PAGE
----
Paintings, photographs and sculptures from Maryhill’s collection showing all aspects of the American West, including cowboy, Indian, wildlife and Western landscape subjects. Featured artists include Edward Curtis, John Fery, Alfred Lenz, Eanger Irving Couse, Edward Burns Quigley and Charles Marion Russell.
March 15–November 15, 2017
Sam Hill and the Columbia River Highway

Black and white prints showing both construction photos of the highway and early scenic views of the Columbia River Gorge. Most of the images are drawn from Sam Hill’s personal photo collection, which is housed at Maryhill Museum of Art.
Native American Gallery Update
The museum’s Native People of North America gallery will see another update in 2017, with the installation of newly acquired textiles, beadwork and pottery from Apache, Navajo and Pueblo Indians.
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ABOUT MARYHILL MUSEUM OF ART:
Housed in a glorious Beaux Arts mansion on 5,300 acres high above the Columbia River, Maryhill Museum of Art opened to the public May 13, 1940 and today remains one of the Pacific Northwest’s most enchanting cultural destinations. The museum was founded by Northwest entrepreneur and visionary Sam Hill, who purchased the property and began building the house with dreams of establishing a Quaker farming community. When that goal proved untenable, Hill was encouraged by friends Loie Fuller, Queen Marie of Romania, and Alma de Bretteville Spreckles to establish a museum.

Maryhill Museum of Art boasts a world-class permanent collection, rotating exhibitions of the highest caliber, and dynamic educational programs that provide opportunities for further exploration by visitors of all ages. On view are more than 80 works by Auguste Rodin, European and American paintings, objects d’art from the palaces of the Queen of Romania, Orthodox icons, unique chess sets, and the renowned Théâtre de la Mode, featuring small-scale mannequins attired in designer fashions of post-World War II France. Baskets of the indigenous people of North America were a collecting interest of Hill; today the museum’s American Indian collection represents nearly every tradition and style in North America, with works of art from prehistoric through contemporary.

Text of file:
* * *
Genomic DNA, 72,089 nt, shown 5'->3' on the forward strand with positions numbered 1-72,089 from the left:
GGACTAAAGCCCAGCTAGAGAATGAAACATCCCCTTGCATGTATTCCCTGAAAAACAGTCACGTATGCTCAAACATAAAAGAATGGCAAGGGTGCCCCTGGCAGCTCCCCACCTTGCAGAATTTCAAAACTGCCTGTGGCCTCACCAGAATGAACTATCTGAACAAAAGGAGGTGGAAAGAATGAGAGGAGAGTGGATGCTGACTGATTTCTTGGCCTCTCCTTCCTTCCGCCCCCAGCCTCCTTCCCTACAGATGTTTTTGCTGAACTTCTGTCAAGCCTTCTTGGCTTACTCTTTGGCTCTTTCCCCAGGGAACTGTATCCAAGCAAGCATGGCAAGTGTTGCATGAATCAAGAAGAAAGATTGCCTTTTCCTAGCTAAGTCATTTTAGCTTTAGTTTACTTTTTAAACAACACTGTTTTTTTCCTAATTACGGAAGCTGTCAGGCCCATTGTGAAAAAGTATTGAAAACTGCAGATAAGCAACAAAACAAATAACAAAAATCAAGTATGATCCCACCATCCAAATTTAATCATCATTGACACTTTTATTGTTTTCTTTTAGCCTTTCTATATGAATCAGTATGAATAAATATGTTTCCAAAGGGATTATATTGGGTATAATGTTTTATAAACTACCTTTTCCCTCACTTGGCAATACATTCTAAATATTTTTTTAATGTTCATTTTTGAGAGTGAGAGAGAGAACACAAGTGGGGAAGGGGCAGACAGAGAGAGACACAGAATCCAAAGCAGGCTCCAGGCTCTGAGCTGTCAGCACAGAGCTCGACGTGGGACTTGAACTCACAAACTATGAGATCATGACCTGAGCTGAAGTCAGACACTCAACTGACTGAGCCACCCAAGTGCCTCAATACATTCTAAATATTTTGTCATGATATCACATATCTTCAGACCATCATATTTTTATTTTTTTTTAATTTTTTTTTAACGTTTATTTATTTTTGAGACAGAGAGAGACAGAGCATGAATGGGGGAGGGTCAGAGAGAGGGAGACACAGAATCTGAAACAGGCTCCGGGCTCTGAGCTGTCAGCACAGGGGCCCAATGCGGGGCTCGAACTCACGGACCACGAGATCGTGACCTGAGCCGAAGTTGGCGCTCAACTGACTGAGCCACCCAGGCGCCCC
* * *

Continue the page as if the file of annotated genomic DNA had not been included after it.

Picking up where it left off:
Maryhill’s William and Catherine Dickson Sculpture Park features more than a dozen large-scale works by Northwest artists. The Maryhill Overlook is a site-specific sculpture by noted Portland architect Brad Cloepfil; nearby are Lewis and Clark interpretive panels. Four miles east of Maryhill is a life-sized replica of Stonehenge, Stonehenge Memorial, which Sam Hill built to memorialize local men who perished in World War I. Nearby, the Klickitat County War Memorial honors those who have died in the service of their country since World War I.

The museum was placed on the National Register of Historic Places in 1974. In 2001 the museum was listed as an official site of the National Historic Lewis and Clark Trail and in 2002 was accredited by the American Association of Museums. In 2012 the museum opened the Mary and Bruce Stevenson Wing, a 25,500 square foot expansion that is the first in the museum’s history. The new wing boasts the M.J. Murdock Charitable Trust Education Center, a collections storage and research suite, a new cafe and terrace, and the Cannon Power Plaza with an installation of sculpture, and sweeping views of the Columbia River Gorge and Mount Hood in the distance.

VISITOR INFORMATION:
Maryhill Museum of Art is open daily from 10 a.m. to 5 p.m., March 15 to November 15. Admission is $9 for adults, $8 for seniors, $3 for youth age 7-18 and free for children 6 and under. Admission to the Stonehenge Memorial is free; it is open from 7:00 a.m. to dusk daily.

Sandwiches, salads, espresso drinks, cold beverages, and freshly baked desserts and pastries, as well as a selection of local wines are available at the museum’s cafe, Loie’s, from 10:30 a.m. to 4:30 p.m. daily; the Museum Store features art and history books, jewelry, Native American crafts and other mementos.

Maryhill is located off Highway 97, 12 miles south of Goldendale, Washington. Drive times to the museum are 2 hours from Portland/Vancouver, 3.5 hours from Bend, 4 hours from Seattle, and 1.5 hours from Yakima. For further information, visit maryhillmuseum.org.

Maryhill Museum of Art hosts Pacific Northwest Plein Air in the Columbia River Gorge

(GOLDENDALE, Wash., May 9, 2016) – Maryhill Museum of Art will host the 12th annual Pacific Northwest Plein Air Event in the Columbia River Gorge, to be held August 22-28, 2016. Drawing on a long tradition of painting in the open air, this juried event attracts some of the finest painters from the Pacific Northwest, and from across the country, to capture the stunning light and inspiring vistas of the Columbia River Gorge.